While you are cooking them down, most of the skins will separate from the tomatoes and will work their way to the top while you are stirring the pot to keep them from sticking. If you are careful, you can remove most of the skins before you put them through a food mill but be careful. It does get hot. I cook them down until most ofthe skin has separated before I run them through the food mill. The food mill will get the ones you miss, but if you can remove most of them you spend less time cleaning out your food mill. After I've removed the skins and seeds with the mill, I put them back into the stock pot to cook down. When you get to a catsup consistency, that is puree. You can keep going to get to a sauce consistency if you want, but keep stirring to keep it from sticking. I'm not sure how the Squeezo works with hot food since it has rubber and nylon parts. I'd be a bit concerned with hot food in that thing, but I am not familiar with it.

    Since you are using water bath instead of pressure canning, make sure you add some acid to get the acid levels high enough to be safe. Not all tomatoes have a high enough acid content to be safe using water bath. Those low acid tomatoes are great for people with certain stomach problems but they can pose a risk when water bath canning.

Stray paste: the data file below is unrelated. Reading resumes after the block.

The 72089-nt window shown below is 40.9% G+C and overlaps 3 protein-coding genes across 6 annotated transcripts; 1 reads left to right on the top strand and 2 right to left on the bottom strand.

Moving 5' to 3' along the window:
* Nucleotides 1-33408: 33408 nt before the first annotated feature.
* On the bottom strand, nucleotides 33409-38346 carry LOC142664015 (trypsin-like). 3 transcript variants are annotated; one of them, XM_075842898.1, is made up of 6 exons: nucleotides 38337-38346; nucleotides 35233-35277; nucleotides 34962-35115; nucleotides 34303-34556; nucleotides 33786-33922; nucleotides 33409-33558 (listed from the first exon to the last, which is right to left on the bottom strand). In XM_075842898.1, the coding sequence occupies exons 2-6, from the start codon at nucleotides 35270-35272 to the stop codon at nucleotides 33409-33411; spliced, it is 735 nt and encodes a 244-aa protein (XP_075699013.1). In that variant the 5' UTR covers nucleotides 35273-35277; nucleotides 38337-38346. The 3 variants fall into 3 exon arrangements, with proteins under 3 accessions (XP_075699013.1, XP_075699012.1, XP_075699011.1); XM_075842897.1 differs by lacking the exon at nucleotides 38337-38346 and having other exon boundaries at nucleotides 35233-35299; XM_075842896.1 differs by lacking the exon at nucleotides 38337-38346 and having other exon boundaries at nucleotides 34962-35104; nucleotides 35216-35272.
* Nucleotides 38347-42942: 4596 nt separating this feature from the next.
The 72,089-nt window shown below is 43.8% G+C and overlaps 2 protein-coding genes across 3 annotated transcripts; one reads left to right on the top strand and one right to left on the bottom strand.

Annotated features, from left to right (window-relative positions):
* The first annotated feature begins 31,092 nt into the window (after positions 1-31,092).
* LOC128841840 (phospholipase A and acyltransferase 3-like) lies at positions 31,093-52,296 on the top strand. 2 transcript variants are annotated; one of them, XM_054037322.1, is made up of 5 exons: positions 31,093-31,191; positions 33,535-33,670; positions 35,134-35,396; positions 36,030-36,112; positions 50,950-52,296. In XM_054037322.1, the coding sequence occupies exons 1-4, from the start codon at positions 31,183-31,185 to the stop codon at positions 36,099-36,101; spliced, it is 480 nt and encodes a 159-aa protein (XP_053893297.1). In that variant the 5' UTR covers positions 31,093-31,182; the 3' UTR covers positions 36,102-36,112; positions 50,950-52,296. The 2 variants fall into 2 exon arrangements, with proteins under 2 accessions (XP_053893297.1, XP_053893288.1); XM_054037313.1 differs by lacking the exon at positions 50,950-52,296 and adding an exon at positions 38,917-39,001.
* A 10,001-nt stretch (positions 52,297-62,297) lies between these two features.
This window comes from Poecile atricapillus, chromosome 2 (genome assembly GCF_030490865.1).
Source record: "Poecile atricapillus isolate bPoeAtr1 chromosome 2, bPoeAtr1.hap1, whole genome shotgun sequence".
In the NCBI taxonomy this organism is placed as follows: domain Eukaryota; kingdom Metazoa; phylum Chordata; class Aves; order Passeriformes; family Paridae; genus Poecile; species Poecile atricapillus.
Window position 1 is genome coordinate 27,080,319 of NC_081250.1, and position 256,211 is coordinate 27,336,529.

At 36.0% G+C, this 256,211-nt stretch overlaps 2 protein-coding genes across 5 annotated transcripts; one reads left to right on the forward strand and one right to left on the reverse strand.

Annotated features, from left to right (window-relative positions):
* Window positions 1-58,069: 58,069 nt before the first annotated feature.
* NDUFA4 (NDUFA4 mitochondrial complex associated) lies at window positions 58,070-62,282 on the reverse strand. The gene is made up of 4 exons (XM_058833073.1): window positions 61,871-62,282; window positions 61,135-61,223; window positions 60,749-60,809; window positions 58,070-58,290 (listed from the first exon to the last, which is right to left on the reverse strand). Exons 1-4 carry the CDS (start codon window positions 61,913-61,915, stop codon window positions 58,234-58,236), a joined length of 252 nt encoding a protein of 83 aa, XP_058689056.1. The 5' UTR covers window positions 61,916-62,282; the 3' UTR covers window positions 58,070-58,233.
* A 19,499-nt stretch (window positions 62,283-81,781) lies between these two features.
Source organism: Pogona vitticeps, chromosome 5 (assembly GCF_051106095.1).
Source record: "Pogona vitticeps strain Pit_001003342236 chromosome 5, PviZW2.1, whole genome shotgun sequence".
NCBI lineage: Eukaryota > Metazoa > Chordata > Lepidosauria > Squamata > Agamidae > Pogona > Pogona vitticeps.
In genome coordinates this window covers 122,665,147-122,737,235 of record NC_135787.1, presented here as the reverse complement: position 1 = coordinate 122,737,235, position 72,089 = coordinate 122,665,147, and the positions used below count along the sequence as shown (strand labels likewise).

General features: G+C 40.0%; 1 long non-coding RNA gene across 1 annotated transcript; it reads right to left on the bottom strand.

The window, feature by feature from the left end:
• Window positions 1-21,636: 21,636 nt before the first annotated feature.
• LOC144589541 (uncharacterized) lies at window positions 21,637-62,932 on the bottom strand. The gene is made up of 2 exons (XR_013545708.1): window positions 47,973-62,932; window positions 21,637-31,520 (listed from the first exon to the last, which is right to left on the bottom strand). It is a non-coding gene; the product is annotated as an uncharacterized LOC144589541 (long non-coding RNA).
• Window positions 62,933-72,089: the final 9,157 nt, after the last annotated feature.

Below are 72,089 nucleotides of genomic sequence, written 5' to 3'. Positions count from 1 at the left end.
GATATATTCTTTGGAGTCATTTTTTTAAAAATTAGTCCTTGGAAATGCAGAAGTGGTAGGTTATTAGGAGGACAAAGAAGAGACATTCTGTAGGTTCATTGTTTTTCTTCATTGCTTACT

I use all my tomatoes, not just the sauce tomatoes. You do have to cook them down a bit more, but I think I get a depth of flavor in the sauce that you just don't get just using paste tomatoes.
     
  6. Aug 13, 2010
    Hooligan

    Hooligan Sprout

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    Thank you all for your replies. I wouldn't have thought of freezing my tomatoes before canning them and was wondering how to deal with already ripe tomatoes while waiting for the others to ripen...That was actually going to be my next question so thank you again! As for the sauce, I think I will cook it longer next time. I think my impatience got the better of me this session. Thank you all for your wonderful advice!!! I'm so glad I found this place as well as BYC...I'm redwing76 over there...There was already a Hooligan registered over there.
     
  7. Aug 14, 2010
    hoodat

    hoodat Garden Addicted

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    The problem with getting it thick is to keep it simmering without burning the bottom. Slow cookers are great for getting around that problem.
     
  8. Aug 14, 2010
    freemotion

    freemotion Chillin' In The Garden

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    I discovered something by accident last year when I was making a layered dip for a potluck and forgot to drain my fresh diced tomatoes and ran out of time....so I ran them through my salad spinner. I couldn't believe how much almost-clear juice and seeds came out!

    Cut them across the "equator" to open all the seed compartments before spinning them. I will quarter them or cut them into eighths, depending on the size. It makes a huge difference.

    The chickens went bonkers over the seeds that spun out, too.
     
  9. Aug 14, 2010
    vfem

    vfem Garden Addicted

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    That is an awesome idea! Off to buy me a salad spinner at Walmart. :D